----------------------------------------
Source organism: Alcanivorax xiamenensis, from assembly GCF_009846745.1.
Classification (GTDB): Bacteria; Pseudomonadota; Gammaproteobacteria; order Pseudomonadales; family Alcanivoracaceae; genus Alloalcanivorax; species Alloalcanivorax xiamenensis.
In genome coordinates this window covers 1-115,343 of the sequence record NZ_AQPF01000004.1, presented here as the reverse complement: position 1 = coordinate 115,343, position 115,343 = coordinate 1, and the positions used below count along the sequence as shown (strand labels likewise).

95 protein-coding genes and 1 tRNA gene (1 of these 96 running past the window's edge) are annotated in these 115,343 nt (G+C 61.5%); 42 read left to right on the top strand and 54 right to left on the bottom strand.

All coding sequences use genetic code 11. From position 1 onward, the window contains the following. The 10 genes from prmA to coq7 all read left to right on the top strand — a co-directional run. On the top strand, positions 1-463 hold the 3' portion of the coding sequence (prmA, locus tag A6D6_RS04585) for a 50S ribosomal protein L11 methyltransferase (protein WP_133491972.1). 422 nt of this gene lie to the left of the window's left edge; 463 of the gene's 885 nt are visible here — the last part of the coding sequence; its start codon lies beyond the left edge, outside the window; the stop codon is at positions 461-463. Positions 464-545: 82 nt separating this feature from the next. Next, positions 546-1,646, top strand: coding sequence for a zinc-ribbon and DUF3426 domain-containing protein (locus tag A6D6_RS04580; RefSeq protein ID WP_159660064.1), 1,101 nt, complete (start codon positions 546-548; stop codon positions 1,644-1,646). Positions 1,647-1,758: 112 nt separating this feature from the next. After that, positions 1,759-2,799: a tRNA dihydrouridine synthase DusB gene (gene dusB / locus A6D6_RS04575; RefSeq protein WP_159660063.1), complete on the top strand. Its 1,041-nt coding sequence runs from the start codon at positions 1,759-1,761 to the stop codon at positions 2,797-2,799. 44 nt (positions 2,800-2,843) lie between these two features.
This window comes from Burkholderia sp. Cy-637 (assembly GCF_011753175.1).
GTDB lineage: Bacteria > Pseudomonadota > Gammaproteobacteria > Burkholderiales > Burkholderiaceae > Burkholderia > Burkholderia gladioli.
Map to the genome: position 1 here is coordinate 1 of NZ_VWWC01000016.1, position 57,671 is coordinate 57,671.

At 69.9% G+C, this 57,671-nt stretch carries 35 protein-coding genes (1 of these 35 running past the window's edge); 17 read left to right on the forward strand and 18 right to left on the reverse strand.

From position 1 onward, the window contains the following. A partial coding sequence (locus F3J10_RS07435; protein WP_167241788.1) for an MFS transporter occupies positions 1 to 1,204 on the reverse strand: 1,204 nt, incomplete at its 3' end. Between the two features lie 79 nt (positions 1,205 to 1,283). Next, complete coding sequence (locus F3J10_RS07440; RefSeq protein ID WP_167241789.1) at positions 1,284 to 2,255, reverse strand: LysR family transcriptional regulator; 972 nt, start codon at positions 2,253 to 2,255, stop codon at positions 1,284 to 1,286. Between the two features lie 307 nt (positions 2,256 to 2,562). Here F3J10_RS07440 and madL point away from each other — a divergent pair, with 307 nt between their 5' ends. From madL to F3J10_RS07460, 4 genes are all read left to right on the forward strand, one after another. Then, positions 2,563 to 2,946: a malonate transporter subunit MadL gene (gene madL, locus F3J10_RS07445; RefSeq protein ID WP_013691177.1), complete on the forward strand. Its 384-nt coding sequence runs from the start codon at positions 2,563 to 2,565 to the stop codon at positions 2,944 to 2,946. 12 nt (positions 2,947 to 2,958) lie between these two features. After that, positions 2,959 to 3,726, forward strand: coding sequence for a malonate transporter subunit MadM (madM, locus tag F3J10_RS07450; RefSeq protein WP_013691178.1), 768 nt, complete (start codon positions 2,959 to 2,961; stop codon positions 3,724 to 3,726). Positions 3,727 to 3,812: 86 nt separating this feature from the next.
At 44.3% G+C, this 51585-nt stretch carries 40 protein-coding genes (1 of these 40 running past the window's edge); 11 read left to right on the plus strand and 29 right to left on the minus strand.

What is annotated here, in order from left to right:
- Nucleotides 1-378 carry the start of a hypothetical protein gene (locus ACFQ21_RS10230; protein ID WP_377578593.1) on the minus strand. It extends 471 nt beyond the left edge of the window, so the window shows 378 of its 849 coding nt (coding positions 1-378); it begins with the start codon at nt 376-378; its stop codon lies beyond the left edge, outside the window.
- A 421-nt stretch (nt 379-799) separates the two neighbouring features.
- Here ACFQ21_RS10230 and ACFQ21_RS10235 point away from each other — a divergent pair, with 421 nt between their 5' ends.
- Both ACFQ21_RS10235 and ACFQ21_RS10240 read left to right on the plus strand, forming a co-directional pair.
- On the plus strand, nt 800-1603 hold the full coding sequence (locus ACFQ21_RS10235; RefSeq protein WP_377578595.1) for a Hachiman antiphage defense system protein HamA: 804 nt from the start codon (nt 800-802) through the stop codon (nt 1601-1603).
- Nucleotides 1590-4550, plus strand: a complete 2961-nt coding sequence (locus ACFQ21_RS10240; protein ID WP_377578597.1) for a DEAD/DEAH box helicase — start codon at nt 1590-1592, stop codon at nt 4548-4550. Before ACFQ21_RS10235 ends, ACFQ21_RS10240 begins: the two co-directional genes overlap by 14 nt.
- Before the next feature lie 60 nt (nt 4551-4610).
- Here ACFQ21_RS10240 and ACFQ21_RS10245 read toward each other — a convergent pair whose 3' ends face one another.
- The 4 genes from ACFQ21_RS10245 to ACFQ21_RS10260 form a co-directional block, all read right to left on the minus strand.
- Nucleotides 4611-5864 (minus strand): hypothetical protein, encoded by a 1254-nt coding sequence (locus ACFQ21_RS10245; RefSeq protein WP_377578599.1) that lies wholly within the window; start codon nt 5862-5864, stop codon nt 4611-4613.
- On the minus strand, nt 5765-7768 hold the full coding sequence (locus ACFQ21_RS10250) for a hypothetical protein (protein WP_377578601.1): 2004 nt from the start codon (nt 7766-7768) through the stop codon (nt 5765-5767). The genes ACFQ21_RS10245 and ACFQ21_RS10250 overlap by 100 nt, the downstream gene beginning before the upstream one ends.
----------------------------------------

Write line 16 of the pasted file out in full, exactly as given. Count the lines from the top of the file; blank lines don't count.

- Both ACFQ21_RS10235 and ACFQ21_RS10240 read left to right on the plus strand, forming a co-directional pair.